Who Really Owns Music: Exploring The Dizzying Spiral Of Music Rights And Payments

(Hypebot) – The controversy surrounding music streaming and artist compensation has been earning quit a bit of press lately. Still, the actual process of licensing, publishing, and compensating those involved in music publishing is complex and convoluted. This article offers a clear and detailed breakdown of exactly how music rights and payments work.


Guest Post by Glen Sears of MediaNet


“I wish there had been a music business 101 course I could have taken.” -Kurt Cobain


If you write a song, you own that song. Maybe your record label owns a piece of your song in exchange for recording and distributing it. When your friend Andrew buys your song, the label gets a cut and you get a cut. The service it was bought from gets a cut, too. The more popular your music is, the more it gets used, the more everyone makes.


It’s a simple formula, and it’s how most of us think the music industry operates. In reality, this idea is quite inaccurate. Every song produced is a labyrinth of split ownership, licenses, and rights subject to decades-old laws spread across 100s of countries. They determine where a song can be played, how it can be used, and where the money goes afterward.


Calls for transparency and fair pay in the music industry have finally hit critical mass, capturing the attention of news outlets like NPR and building support for activism by stars like Taylor Swift. TIDAL was launched as an attempt to increase the amount of money artists are paid from streaming. Berklee College of Music released a 28-page report on its suggestions for repairing digital music. Everyone cares about music industry payments now.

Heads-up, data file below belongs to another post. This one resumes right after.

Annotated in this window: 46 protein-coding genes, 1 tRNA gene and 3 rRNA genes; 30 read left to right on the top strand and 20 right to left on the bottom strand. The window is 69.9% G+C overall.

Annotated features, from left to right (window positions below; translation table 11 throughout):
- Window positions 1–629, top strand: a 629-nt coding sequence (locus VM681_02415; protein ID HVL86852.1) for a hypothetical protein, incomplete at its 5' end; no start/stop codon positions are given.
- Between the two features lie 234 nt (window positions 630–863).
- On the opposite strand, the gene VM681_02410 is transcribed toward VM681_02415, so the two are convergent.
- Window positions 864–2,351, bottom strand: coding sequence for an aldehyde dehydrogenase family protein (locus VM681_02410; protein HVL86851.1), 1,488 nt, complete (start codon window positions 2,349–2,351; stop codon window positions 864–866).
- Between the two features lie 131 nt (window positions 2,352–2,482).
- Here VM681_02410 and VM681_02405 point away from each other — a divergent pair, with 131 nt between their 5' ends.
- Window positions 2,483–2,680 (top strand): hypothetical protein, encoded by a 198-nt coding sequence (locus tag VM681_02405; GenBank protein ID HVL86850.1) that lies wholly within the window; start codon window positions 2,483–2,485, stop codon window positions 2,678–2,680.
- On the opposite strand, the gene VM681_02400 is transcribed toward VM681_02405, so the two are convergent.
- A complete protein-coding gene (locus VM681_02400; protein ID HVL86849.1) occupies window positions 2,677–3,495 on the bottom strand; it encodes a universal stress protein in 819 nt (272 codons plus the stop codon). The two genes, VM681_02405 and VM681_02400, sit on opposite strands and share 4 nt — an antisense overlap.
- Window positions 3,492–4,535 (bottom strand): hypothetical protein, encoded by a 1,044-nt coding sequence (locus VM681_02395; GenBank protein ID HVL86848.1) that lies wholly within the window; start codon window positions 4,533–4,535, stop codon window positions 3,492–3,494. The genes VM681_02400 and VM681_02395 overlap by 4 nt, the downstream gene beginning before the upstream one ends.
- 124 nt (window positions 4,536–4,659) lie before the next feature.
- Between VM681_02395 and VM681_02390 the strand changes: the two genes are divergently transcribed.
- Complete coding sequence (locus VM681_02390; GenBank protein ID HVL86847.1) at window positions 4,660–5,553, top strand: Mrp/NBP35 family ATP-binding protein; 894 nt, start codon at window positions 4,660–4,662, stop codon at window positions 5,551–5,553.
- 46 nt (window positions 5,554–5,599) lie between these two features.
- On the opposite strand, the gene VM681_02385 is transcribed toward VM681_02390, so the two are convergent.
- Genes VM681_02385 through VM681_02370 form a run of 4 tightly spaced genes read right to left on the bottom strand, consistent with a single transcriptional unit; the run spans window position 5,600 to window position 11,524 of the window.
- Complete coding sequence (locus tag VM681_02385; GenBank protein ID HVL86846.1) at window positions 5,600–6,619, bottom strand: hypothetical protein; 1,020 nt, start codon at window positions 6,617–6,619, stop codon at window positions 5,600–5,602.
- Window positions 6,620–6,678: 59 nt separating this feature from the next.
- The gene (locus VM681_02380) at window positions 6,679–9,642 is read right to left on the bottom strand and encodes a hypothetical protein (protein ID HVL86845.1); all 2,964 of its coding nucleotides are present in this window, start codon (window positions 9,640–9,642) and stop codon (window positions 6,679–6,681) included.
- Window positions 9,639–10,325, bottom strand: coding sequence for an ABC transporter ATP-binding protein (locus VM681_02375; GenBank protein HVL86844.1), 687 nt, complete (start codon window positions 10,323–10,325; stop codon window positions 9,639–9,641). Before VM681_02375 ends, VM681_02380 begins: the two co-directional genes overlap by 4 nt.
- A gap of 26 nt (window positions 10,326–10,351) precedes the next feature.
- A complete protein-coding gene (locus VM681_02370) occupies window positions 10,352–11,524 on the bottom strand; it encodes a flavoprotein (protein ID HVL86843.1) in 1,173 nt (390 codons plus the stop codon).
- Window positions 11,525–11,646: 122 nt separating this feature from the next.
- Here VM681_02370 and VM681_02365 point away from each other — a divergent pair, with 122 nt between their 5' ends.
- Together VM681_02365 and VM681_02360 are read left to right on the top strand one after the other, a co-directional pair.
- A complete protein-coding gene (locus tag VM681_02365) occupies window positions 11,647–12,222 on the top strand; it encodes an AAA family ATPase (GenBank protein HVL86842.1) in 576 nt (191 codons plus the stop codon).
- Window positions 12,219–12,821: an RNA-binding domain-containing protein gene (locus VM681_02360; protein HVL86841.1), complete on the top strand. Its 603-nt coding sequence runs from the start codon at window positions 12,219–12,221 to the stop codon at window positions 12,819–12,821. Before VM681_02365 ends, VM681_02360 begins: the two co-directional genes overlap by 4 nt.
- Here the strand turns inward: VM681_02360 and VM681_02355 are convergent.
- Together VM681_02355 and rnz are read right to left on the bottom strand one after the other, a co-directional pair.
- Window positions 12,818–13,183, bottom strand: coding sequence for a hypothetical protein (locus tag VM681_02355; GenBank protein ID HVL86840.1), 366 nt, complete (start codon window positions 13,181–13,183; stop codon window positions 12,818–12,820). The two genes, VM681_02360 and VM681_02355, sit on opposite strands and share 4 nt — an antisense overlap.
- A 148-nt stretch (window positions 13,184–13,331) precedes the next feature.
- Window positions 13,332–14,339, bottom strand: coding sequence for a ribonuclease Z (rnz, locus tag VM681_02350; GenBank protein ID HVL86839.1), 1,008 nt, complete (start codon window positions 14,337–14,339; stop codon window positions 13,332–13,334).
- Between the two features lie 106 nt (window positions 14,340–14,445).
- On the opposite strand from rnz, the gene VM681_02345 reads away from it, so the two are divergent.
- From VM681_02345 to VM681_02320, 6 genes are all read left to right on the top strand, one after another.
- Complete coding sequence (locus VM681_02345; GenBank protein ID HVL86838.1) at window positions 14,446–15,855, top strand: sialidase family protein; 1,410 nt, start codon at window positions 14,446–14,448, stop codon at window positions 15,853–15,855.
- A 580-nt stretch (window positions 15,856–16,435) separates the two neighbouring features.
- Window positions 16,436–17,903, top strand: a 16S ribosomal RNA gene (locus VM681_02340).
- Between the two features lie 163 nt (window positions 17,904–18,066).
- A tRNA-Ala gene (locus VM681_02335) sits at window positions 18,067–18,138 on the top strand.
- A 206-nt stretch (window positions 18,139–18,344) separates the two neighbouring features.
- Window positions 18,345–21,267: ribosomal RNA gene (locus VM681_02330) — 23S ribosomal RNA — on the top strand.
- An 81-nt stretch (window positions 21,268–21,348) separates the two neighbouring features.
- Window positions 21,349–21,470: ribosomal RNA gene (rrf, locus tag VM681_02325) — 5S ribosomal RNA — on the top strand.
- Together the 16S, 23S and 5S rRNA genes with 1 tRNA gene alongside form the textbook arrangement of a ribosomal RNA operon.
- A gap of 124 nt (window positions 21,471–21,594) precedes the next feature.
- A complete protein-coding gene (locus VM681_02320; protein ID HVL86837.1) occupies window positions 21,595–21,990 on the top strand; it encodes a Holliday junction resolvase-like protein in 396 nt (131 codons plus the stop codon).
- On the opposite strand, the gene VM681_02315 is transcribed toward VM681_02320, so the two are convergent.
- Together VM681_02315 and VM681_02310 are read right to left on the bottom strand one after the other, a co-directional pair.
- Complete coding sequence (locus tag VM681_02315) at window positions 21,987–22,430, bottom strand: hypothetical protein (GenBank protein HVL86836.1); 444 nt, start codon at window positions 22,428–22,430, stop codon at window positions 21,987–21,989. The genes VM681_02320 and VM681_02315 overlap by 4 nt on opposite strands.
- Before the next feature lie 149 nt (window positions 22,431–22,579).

It’s great news. But what about the next time you’re at a party and someone starts the “artists aren’t paid enough” conversation? How can anyone speak about music industry payments when they aren’t armed with all the information?


How does song ownership and payment really work, and can it be explained in a way non-industry experts understand?


Part 1 — What Is Music?


Sound Recording, Composition, and Copyright


On January 10, 1956, Elvis Presley recorded his seminal hit “Heartbreak Hotel” at RCA Studio B in Nashville. The moment the master tape stopped rolling, the genre-defining song became two main elements: a Sound Recording, and a Composition.


A song is made up of many pieces: lyrics, notes, structure, instrumentation, and melody. In copyright law, these intangible qualities that constitute a song are known as the Composition. When the composition is recorded, the recording of that composition is known as a Sound Recording. The sound recording is a “single acoustic event” of the composition that was put to tape. Two separate, uniquely important entities.


Making a sound recording from the composition grants special rights (called copyright) to the songwriters. Recording music, however, is a recent technological advance. It is not the only way to turn a composition into a copyrightable work. The intangibles of music also become a composition capable of being copyrighted the moment they are written down on paper.


We’ve been writing down musical compositions for a long time.1800 years before Elvis was lamenting his loneliness, an Ionian songwriter was penning the Seikilos epitaph in what is now Turkey. It is the oldest-known complete composition (notes and lyrics). By today’s copyright standards, it became a copyrightable composition at the moment it was inscribed in stone.




The Seikilos lyrics & melody (via Wikipedia)


Copyright is, plainly, a set of exclusive rights granted to the owner of a creative work. For a composition, this includes the exclusive right to publish works (recordings or writings) depicting the composition. Copyright requires anyone else wanting to use the composition to obtain permission (called a License) from the owner.


Back in Nashville, the “Heartbreak Hotel” sound recording was also now a copyrightable work. Almost all artist-label contracts dictate the copyright in the sound recording is granted to the label. Copyright law now requires anyone wanting to use the actual recording of the song to obtain permission from the label.